Aired stateside on the National Geographic Channel, the set consists of three fifty-minute programs. The first, "Born of Fire", provides a vivid archaeological history of the islands and shows how several of the most unusual species originated there and learned to co-habitate with each other. The second program, "Islands That Changed the World", looks at man's imprint on the islands, for better or worse, with an obvious emphasis on the work of Charles Darwin as he developed many of his theories about evolution based on his sightings here. It does take on the feel of a scholastic film with recreations of historical figures and events, but they do provide helpful context. The last is "Forces of Change", which forecasts the future with some coverage of the global warming issues but more of the focus on man's burgeoning presence on the islands and what is currently being done to maintain the natural environment.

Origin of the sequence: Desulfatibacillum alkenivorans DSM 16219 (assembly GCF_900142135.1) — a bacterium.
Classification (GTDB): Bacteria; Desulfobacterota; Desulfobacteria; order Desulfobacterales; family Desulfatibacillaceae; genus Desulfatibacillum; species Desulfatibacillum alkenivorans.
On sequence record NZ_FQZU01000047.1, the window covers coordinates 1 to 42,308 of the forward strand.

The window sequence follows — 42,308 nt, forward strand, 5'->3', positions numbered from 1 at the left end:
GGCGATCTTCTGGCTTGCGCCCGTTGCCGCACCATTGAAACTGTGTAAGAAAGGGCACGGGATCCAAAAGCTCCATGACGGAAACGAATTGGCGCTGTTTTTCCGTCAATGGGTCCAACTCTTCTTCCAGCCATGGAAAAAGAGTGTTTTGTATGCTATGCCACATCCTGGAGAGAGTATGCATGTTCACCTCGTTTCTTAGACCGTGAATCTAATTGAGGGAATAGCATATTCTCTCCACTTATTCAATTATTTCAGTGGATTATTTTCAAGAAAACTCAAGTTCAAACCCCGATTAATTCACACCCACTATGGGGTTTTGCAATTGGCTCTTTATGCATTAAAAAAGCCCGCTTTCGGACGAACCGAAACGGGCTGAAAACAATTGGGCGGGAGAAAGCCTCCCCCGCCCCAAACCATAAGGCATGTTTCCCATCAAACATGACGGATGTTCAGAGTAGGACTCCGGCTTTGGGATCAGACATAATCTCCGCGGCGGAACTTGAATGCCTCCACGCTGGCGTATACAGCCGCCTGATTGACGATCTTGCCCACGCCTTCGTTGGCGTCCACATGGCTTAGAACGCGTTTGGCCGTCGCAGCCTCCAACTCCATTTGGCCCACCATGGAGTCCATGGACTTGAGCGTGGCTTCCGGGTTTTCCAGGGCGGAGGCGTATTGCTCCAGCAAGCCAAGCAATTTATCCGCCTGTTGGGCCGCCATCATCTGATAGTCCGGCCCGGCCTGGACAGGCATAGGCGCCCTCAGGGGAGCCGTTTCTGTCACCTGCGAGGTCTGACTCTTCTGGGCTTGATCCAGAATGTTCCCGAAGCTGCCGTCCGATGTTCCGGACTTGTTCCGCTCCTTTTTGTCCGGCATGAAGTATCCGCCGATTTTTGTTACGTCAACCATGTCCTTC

Unlike Sigourney Weaver's overly controlled narration on the U.S.-released version of "Planet Earth", actress Tilda Swinton imbues a greater sense of genuine enthusiasm over the dramatic images in this version. What is inarguable is the stunning cinematography, whether it's the satellite photos of the islands or the near-poetic movements of the animals spotlighted, for example, the first flights of the baby albatrosses, the dexterous swimming of the flightless cormorants, the multitudes of marine iguanas randomly spewing sea water from their lungs, and the proud ballooning of the red-bellied frigate birds. There is a surprising lack of real scientific data which could have made the environmental reports that much more enlightening. You also have to tolerate some repetitiveness between the programs since they were aired at separate times. Regardless, this is nature programming at its finest, especially for those mesmerized by the particular idiosyncratic pleasures of the Galapagos.